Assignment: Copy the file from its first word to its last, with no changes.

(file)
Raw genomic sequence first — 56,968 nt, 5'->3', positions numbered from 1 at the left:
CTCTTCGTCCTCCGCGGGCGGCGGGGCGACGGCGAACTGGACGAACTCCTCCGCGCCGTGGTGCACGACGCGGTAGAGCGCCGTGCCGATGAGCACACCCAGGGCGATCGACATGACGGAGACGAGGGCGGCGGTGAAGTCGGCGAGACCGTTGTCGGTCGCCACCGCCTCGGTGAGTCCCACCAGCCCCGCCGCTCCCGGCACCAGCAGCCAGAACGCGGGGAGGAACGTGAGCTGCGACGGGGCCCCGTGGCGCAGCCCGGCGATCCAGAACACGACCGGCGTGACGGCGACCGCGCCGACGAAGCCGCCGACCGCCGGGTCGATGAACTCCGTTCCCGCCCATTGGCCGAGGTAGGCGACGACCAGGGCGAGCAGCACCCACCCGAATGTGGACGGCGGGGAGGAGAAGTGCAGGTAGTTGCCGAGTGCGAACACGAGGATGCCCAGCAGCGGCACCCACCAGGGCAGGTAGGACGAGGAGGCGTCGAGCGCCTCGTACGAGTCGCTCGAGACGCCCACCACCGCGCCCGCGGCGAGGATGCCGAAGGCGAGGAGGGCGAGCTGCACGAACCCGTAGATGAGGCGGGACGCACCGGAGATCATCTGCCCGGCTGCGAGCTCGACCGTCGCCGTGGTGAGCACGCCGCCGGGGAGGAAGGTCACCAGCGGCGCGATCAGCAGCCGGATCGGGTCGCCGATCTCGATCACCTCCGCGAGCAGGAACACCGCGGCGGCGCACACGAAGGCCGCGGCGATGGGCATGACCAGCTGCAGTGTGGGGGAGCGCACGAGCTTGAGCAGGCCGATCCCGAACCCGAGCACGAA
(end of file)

Raw genomic sequence first — 56,968 nt, 5'->3', positions numbered from 1 at the left:
CTCTTCGTCCTCCGCGGGCGGCGGGGCGACGGCGAACTGGACGAACTCCTCCGCGCCGTGGTGCACGACGCGGTAGAGCGCCGTGCCGATGAGCACACCCAGGGCGATCGACATGACGGAGACGAGGGCGGCGGTGAAGTCGGCGAGACCGTTGTCGGTCGCCACCGCCTCGGTGAGTCCCACCAGCCCCGCCGCTCCCGGCACCAGCAGCCAGAACGCGGGGAGGAACGTGAGCTGCGACGGGGCCCCGTGGCGCAGCCCGGCGATCCAGAACACGACCGGCGTGACGGCGACCGCGCCGACGAAGCCGCCGACCGCCGGGTCGATGAACTCCGTTCCCGCCCATTGGCCGAGGTAGGCGACGACCAGGGCGAGCAGCACCCACCCGAATGTGGACGGCGGGGAGGAGAAGTGCAGGTAGTTGCCGAGTGCGAACACGAGGATGCCCAGCAGCGGCACCCACCAGGGCAGGTAGGACGAGGAGGCGTCGAGCGCCTCGTACGAGTCGCTCGAGACGCCCACCACCGCGCCCGCGGCGAGGATGCCGAAGGCGAGGAGGGCGAGCTGCACGAACCCGTAGATGAGGCGGGACGCACCGGAGATCATCTGCCCGGCTGCGAGCTCGACCGTCGCCGTGGTGAGCACGCCGCCGGGGAGGAAGGTCACCAGCGGCGCGATCAGCAGCCGGATCGGGTCGCCGATCTCGATCACCTCCGCGAGCAGGAACACCGCGGCGGCGCACACGAAGGCCGCGGCGATGGGCATGACCAGCTGCAGTGTGGGGGAGCGCACGAGCTTGAGCAGGCCGATCCCGAACCCGAGCACGAA